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Taking philanthropy to the communities 

 

Freddye Webb-Petett got out of the Delta when she went to college.

Now she’s back South, in Arkansas, bringing with her years of experience in helping needy communities she gained through her work with the W.K. Kellogg Foundation of Michigan, its Mid South Delta Initiative, and in her previous work heading up Oregon’s office for family services.

Clinton School of Public Service Associate Dean Dr. Tom Bruce — himself a former Kellogg Foundation administrator — persuaded Webb-Petett to come to Little Rock to teach part-time at the school. Now, he’s asked her to head up the school’s Center for Community Philanthropy, which with a $300,000 Kellogg Foundation grant can now move from the idea stage to something with form and substance. The grant will help the center recruit scholars and staff, create an advisory board, hold public workshops and assist communities who want to partner in projects.

The center promises to be a new resource for “side-to-side” rather than “top-down” philanthropy, helping communities to be their own best advocates and supporters, Bruce said.

“I grew up in Rayville, La.,” Webb-Petett said, “and I don’t remember our community getting federal dollars. But we always had things for young people. The community cared.” When federal poverty programs were begun in the 1960s, life for the young people improved — with more and better playground equipment, for example, and community centers — but the people began to rely on those dollars rather than their own commitment. “They didn’t feel the same sense of responsibility,” Webb-Petett said; their will to do for themselves dissipated. The common good requires a common effort; everybody has to buy in. Webb-Petett believes that can happen.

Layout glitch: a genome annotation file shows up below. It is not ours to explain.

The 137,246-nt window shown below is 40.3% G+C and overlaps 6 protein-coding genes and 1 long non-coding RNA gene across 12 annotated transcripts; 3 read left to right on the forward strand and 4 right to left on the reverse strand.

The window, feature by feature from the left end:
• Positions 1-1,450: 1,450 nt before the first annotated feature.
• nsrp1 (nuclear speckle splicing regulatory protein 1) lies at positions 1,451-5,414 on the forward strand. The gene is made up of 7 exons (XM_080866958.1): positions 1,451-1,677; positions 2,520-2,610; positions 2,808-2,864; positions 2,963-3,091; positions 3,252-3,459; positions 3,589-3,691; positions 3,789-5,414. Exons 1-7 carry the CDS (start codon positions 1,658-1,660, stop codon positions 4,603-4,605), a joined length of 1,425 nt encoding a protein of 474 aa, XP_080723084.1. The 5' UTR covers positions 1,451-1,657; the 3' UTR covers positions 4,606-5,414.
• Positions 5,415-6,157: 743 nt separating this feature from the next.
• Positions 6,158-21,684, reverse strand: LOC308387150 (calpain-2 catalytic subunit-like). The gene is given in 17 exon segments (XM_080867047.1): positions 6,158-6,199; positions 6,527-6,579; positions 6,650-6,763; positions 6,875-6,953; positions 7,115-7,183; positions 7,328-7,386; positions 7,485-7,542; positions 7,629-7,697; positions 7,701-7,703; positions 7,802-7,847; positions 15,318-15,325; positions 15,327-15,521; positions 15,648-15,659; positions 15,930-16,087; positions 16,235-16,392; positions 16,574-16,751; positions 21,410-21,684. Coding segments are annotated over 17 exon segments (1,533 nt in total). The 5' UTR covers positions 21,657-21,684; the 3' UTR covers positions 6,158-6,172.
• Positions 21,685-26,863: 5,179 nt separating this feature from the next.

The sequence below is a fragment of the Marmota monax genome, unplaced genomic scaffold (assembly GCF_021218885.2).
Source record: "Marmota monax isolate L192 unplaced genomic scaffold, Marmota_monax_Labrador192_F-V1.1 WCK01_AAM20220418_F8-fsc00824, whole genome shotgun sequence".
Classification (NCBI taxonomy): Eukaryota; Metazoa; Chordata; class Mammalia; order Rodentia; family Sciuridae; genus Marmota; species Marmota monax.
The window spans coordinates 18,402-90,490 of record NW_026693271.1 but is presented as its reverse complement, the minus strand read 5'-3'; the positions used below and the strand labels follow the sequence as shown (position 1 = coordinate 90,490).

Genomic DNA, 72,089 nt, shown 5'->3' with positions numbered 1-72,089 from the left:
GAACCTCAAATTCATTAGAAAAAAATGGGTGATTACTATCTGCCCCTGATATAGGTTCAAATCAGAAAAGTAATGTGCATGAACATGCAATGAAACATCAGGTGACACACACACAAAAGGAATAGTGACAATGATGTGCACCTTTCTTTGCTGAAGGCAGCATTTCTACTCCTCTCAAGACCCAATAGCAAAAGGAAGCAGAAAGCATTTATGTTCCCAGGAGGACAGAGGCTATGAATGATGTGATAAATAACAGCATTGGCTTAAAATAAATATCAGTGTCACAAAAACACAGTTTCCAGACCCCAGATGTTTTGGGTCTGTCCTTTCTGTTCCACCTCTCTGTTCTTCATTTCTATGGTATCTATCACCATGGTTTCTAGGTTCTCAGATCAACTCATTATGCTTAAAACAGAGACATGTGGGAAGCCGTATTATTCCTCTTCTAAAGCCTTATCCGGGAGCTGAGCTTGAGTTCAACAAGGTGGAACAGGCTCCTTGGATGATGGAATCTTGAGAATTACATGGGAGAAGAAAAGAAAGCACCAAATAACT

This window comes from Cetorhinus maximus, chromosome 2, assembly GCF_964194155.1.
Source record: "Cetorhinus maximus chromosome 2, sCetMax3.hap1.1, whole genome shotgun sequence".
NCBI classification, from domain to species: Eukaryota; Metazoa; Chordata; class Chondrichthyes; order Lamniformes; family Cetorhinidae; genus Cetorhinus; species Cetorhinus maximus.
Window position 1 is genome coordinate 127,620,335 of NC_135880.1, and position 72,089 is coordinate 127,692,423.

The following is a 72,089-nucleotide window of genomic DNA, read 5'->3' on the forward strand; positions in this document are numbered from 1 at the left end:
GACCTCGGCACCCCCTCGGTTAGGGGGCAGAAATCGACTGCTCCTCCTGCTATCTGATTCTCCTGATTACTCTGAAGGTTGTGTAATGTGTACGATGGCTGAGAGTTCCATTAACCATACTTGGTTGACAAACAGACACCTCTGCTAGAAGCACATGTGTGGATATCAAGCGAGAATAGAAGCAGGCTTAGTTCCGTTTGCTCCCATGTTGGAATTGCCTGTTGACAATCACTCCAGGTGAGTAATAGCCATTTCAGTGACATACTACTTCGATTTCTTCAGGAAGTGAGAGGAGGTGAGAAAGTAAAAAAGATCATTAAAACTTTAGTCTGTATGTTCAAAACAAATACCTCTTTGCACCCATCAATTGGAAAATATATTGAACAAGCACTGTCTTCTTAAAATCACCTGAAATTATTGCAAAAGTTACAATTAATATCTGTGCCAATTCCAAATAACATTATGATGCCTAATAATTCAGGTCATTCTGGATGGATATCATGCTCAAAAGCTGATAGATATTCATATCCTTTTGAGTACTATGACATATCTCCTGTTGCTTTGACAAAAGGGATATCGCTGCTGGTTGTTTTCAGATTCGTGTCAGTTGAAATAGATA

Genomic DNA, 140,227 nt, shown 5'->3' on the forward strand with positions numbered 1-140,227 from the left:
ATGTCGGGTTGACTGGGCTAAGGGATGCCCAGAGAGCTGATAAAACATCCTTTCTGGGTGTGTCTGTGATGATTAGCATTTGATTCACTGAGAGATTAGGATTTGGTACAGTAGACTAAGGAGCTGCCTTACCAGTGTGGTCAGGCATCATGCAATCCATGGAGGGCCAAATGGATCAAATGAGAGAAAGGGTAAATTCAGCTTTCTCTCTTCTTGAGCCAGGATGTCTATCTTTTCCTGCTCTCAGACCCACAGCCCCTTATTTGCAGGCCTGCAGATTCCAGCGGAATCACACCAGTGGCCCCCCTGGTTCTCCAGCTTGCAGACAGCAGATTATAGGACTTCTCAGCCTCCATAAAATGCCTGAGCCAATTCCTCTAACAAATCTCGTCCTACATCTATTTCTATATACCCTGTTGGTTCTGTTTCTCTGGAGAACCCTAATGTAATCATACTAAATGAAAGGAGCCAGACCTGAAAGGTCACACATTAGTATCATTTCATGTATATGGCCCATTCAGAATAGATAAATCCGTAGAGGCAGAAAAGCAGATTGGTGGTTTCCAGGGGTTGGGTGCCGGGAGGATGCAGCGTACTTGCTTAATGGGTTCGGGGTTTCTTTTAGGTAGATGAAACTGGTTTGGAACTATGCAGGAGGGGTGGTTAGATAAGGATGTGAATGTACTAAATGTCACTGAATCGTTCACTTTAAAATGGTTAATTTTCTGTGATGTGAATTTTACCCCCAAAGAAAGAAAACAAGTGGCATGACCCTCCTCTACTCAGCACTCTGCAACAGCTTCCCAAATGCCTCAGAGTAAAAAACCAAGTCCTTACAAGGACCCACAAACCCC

In the central Southern states — Arkansas, Mississippi, Louisiana, Alabama — “per capita giving is some of the highest in the nation,” Bruce said. Part of the work of the center, he said, will be to explore successful community strategies — Bruce cited efforts in Brazil, South Africa and Chicago — and connecting people with experience to people with desires. Webb-Petett characterizes the center as a clearinghouse, a library of sorts where communities can find examples of projects that work and why, models of community philanthropy. She envisions creating a “philanthropy index,” an accounting of individual talents, as well as funding, in communities that have made various projects succeed. The center will also sponsor seminars on how to bring various players together to address social problems.

Webb-Petett’s goal is not to reinvent the wheel — that wheel has been turning for decades in the Delta, which some would characterize as a black hole for philanthropic dollars, and has created quite a rut.

“There’s good data” on some of the various health, education and economic projects that have been tried or are underway in the Delta — Webb-Petett noted the Kellogg Foundation’s demonstration projects that tracked outcomes — “but it hasn’t been packaged in a way that a community can find out about it,” she said. Feel-good news articles are good, but not enough to help people replicate a project they need.

If the Center can define what works in the Mississippi Delta, it may be able to apply those strategies elsewhere; Webb-Petett hopes to “ratchet up to take [the center’s work] nationally.” However, she may not be on board when it does; part of the grant will be used to hire an executive director. At that point, she’ll become a consultant and volunteer with the center.

The center’s partnership with the Clinton school, whose students must complete a practicum in spring with a community in need, is a natural.

In 2006, Clinton students worked with sweet potato growers in Helena and West Helena, family farmers who could sell their crops at harvest but, with access to storage, could sell their product all year. The impetus: The Gerber baby food factory in Fort Smith was buying its sweet potatoes from South Carolina because of its year-round supply. The students helped the growers research legal needs and other issues. Bruce — a medical doctor — likened them to “activator enzymes” that encouraged efforts. A storage facility is currently being built. Next spring’s practicum will focus again on Arkansas’s Delta, expanding into Forrest City.

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